1197    
1198 root 1.58 =item float ecb_binary16_to_float (uint16_t x) [-UECB_NO_LIBM]
1199    
1200 root 1.50 =item float ecb_binary32_to_float (uint32_t x) [-UECB_NO_LIBM]
1201    
1202 root 1.70 =item double ecb_binary64_to_double (uint64_t x) [-UECB_NO_LIBM]
1203 root 1.50
1204 sf-exg 1.59 The reverse operation of the previous function - takes the bit
1205 root 1.71 representation of an IEEE binary16, binary32 or binary64 number (half,
1206     single or double precision) and converts it to the native C<float> or
1207     C<double> format.
1208 root 1.50
1209     This function should work even when the native floating point format isn't
1210     IEEE compliant, of course at a speed and code size penalty, and of course
1211     also within reasonable limits (it tries to convert normals and denormals,
1212     and might be lucky for infinities, and with extraordinary luck, also for
1213     negative zero).
1214    
1215     On all modern platforms (where C<ECB_STDFP> is true), the compiler should
1216     be able to optimise away this function completely.
1217    
1218 root 1.71 =item uint16_t ecb_binary32_to_binary16 (uint32_t x)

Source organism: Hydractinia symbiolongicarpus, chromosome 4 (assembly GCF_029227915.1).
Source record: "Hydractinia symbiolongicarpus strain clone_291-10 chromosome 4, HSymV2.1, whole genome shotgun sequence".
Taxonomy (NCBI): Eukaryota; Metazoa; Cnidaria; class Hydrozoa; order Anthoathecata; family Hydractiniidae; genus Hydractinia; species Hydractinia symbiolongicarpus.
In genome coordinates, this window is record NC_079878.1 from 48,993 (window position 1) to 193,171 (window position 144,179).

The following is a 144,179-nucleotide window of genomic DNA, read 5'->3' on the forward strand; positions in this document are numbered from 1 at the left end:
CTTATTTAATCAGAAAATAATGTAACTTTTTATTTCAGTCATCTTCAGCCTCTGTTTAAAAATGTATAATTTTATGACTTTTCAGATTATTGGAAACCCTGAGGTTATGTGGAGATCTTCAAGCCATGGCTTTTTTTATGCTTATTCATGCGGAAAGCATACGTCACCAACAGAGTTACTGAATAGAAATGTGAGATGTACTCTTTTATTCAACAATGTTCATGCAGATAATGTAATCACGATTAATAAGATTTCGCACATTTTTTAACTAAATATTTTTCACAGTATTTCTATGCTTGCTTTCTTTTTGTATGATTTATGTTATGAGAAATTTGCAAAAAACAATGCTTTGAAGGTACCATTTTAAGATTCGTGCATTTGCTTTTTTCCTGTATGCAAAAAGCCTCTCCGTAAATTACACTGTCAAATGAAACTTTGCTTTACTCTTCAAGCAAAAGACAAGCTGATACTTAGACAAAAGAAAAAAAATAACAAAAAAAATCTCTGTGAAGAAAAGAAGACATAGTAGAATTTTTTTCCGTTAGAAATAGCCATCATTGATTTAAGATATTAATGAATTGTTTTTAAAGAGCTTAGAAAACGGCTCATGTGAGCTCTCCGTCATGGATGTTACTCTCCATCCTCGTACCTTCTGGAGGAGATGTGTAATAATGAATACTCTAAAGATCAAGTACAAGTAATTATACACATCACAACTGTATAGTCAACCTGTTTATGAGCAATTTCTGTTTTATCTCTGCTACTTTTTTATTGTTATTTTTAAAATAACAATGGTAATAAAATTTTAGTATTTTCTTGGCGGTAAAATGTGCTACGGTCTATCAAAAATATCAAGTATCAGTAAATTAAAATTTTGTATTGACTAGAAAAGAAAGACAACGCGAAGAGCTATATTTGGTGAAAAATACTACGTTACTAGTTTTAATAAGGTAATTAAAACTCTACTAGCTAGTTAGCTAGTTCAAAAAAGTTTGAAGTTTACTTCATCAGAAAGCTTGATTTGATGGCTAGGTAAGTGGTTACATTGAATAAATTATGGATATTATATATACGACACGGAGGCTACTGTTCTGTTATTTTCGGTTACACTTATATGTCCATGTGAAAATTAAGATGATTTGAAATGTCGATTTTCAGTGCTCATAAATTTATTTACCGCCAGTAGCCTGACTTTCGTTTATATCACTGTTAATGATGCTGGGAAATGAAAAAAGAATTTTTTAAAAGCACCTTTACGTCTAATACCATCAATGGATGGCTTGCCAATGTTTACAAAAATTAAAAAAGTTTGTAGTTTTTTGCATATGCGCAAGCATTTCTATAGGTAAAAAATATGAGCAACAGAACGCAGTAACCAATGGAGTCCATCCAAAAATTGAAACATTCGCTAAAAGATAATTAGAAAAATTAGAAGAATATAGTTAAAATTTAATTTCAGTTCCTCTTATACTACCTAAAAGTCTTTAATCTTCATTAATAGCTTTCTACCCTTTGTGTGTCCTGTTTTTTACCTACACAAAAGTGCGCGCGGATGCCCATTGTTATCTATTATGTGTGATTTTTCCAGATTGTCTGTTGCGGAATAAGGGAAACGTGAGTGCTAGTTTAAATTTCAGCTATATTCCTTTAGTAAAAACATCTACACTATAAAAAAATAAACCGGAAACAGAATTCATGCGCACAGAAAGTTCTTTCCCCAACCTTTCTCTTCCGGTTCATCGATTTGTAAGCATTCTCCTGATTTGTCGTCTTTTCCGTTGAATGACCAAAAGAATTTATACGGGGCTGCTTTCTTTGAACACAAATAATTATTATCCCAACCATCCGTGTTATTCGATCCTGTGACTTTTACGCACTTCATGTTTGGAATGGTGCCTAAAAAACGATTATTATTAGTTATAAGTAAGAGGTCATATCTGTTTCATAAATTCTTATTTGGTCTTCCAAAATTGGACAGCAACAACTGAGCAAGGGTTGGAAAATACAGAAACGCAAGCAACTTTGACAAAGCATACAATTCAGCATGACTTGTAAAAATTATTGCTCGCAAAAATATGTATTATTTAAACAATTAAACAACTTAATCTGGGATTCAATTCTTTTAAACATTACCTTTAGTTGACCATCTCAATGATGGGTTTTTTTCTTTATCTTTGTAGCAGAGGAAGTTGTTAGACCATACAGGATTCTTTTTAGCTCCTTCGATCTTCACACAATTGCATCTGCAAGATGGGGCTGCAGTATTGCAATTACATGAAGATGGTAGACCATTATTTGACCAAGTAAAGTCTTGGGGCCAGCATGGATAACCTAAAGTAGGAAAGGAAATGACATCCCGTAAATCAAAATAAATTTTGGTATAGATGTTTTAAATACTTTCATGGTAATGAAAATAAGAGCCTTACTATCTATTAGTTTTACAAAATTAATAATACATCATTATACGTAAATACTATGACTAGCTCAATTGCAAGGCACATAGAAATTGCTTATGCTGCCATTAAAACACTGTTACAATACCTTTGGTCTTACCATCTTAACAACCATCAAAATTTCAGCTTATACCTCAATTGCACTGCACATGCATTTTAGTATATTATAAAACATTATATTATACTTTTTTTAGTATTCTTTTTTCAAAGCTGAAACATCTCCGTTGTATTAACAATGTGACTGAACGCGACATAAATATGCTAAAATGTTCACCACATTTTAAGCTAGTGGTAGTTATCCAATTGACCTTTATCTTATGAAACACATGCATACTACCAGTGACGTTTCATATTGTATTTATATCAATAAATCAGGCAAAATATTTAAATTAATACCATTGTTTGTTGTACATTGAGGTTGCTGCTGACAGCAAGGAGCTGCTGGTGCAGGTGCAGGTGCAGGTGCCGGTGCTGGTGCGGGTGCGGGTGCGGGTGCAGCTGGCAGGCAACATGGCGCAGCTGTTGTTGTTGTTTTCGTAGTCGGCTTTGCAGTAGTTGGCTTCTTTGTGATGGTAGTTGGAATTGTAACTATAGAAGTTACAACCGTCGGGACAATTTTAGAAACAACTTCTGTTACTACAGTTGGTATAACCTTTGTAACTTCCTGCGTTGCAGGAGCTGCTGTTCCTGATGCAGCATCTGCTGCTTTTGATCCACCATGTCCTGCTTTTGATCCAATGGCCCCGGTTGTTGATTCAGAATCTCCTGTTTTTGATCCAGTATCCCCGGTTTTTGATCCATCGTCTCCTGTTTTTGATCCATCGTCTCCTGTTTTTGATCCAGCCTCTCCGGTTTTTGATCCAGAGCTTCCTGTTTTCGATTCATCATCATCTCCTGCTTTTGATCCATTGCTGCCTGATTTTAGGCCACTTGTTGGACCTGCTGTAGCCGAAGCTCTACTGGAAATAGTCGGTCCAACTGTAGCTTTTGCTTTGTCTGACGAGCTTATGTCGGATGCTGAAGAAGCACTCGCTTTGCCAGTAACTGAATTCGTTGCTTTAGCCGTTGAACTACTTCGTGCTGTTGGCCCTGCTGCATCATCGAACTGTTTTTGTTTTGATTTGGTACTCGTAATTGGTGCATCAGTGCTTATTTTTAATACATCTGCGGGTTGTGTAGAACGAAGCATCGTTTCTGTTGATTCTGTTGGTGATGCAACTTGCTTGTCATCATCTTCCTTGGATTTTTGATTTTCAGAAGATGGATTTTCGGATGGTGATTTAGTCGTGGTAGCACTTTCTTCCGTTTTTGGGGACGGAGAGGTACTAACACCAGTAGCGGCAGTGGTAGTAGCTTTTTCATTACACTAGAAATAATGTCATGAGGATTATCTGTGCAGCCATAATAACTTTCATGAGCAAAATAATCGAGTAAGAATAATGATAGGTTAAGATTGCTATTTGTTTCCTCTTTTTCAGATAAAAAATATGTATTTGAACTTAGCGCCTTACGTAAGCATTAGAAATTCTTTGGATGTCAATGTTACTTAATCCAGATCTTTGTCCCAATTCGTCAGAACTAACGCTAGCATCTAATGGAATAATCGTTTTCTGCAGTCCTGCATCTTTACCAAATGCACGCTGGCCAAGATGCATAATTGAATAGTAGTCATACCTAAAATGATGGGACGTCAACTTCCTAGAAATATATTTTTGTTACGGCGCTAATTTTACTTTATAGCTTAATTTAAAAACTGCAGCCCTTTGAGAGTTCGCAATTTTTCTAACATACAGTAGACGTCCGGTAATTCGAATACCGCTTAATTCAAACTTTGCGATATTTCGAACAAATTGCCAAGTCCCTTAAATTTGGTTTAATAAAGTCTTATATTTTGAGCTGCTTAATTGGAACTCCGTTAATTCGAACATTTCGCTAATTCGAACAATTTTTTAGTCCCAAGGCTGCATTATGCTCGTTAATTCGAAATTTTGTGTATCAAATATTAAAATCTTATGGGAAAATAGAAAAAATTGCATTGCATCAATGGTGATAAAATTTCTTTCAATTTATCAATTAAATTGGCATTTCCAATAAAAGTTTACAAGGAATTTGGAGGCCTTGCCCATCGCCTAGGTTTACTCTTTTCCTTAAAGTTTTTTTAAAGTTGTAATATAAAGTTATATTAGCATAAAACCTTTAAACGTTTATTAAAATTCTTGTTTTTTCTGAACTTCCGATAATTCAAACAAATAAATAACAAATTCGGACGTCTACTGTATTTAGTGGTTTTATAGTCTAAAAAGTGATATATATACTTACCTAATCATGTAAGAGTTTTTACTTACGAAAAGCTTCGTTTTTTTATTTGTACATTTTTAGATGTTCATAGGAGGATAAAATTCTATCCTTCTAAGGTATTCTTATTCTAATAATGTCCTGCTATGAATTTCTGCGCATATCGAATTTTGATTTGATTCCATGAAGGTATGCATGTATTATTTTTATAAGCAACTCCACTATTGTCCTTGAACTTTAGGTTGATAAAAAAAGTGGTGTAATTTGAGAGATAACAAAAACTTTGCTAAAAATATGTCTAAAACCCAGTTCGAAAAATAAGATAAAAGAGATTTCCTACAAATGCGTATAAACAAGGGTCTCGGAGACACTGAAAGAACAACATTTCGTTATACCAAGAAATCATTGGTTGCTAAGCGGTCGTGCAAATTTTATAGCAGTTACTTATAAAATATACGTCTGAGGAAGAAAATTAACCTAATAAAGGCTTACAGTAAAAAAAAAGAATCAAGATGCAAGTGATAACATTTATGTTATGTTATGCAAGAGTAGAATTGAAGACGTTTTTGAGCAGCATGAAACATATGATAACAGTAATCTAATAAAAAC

1219    
1220     =item uint32_t ecb_binary16_to_binary32 (uint16_t x)
1221    
1222     Convert a IEEE binary32/single precision to binary16/half format, and vice
1223 root 1.72 versa, handling all details (round-to-nearest-even, subnormals, infinity
1224     and NaNs) correctly.
1225 root 1.71
1226     These are functions are available under C<-DECB_NO_LIBM>, since
1227     they do not rely on the platform floating point format. The
1228     C<ecb_float_to_binary16> and C<ecb_binary16_to_float> functions are
1229     usually what you want.
1230    
1231 root 1.50 =back
1232    
1233 root 1.1 =head2 ARITHMETIC
1234    
1235 root 1.88 =over
1236 root 1.3
1237 root 1.14 =item x = ecb_mod (m, n)
1238 root 1.3
1239 root 1.25 Returns C<m> modulo C<n>, which is the same as the positive remainder
1240     of the division operation between C<m> and C<n>, using floored
1241     division. Unlike the C remainder operator C<%>, this function ensures that